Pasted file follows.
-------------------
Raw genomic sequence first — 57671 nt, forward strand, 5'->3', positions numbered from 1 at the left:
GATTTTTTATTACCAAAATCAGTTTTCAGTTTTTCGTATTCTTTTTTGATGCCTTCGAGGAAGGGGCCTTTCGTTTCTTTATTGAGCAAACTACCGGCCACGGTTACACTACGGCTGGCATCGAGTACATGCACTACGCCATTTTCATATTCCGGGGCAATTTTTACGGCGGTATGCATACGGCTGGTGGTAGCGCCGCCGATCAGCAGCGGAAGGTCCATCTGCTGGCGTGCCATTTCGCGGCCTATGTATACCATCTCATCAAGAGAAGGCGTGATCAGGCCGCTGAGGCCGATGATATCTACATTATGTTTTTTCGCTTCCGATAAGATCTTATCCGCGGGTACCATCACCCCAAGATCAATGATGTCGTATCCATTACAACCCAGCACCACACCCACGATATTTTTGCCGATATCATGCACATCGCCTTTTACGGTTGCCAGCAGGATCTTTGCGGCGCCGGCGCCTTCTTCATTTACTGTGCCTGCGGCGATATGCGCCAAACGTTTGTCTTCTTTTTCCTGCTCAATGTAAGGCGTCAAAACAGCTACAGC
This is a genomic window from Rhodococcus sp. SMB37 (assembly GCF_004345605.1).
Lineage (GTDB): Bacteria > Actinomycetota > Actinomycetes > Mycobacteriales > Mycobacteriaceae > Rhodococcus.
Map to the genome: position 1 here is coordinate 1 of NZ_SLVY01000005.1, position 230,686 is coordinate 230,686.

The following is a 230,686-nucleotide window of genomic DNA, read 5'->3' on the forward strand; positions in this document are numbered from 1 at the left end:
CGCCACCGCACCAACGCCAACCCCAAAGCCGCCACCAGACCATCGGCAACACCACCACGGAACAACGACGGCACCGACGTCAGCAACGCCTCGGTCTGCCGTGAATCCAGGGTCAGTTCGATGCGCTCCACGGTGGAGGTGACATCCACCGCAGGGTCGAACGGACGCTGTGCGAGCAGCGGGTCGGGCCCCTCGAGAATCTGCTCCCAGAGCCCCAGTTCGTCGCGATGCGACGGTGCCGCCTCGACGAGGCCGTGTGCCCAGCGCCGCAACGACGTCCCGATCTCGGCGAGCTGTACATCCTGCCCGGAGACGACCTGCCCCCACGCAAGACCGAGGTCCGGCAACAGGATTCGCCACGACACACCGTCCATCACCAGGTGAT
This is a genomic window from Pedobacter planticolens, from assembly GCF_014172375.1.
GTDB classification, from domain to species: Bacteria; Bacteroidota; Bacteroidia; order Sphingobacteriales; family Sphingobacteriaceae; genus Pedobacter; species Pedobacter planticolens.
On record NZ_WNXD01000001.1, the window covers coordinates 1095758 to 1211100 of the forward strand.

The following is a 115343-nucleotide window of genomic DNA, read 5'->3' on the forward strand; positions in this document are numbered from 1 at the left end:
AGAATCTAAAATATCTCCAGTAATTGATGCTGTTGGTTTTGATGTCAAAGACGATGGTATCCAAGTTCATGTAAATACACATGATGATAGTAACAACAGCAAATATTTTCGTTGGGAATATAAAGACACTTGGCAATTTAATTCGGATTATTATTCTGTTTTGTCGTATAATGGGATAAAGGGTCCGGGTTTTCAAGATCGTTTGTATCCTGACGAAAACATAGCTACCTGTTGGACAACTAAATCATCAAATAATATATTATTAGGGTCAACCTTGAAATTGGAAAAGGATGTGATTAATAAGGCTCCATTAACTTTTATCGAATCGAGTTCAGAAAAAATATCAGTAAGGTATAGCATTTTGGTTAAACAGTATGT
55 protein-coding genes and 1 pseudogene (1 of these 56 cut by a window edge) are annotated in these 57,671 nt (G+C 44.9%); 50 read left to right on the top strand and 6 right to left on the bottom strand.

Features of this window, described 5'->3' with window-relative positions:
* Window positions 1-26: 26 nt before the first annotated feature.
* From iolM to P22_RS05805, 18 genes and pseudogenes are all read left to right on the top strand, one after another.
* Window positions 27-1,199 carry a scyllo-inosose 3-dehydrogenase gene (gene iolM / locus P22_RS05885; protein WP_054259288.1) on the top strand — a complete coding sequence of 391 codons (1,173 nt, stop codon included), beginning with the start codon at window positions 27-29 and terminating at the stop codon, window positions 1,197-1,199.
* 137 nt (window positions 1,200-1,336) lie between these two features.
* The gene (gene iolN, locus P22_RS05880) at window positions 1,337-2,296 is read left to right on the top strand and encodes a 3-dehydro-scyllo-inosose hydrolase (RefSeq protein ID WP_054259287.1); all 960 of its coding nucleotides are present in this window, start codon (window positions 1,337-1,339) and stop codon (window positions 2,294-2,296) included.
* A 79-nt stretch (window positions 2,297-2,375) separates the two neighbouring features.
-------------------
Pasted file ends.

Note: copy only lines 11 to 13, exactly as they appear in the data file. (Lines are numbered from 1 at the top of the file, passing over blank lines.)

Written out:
The following is a 115343-nucleotide window of genomic DNA, read 5'->3' on the forward strand; positions in this document are numbered from 1 at the left end:
AGAATCTAAAATATCTCCAGTAATTGATGCTGTTGGTTTTGATGTCAAAGACGATGGTATCCAAGTTCATGTAAATACACATGATGATAGTAACAACAGCAAATATTTTCGTTGGGAATATAAAGACACTTGGCAATTTAATTCGGATTATTATTCTGTTTTGTCGTATAATGGGATAAAGGGTCCGGGTTTTCAAGATCGTTTGTATCCTGACGAAAACATAGCTACCTGTTGGACAACTAAATCATCAAATAATATATTATTAGGGTCAACCTTGAAATTGGAAAAGGATGTGATTAATAAGGCTCCATTAACTTTTATCGAATCGAGTTCAGAAAAAATATCAGTAAGGTATAGCATTTTGGTTAAACAGTATGT
55 protein-coding genes and 1 pseudogene (1 of these 56 cut by a window edge) are annotated in these 57,671 nt (G+C 44.9%); 50 read left to right on the top strand and 6 right to left on the bottom strand.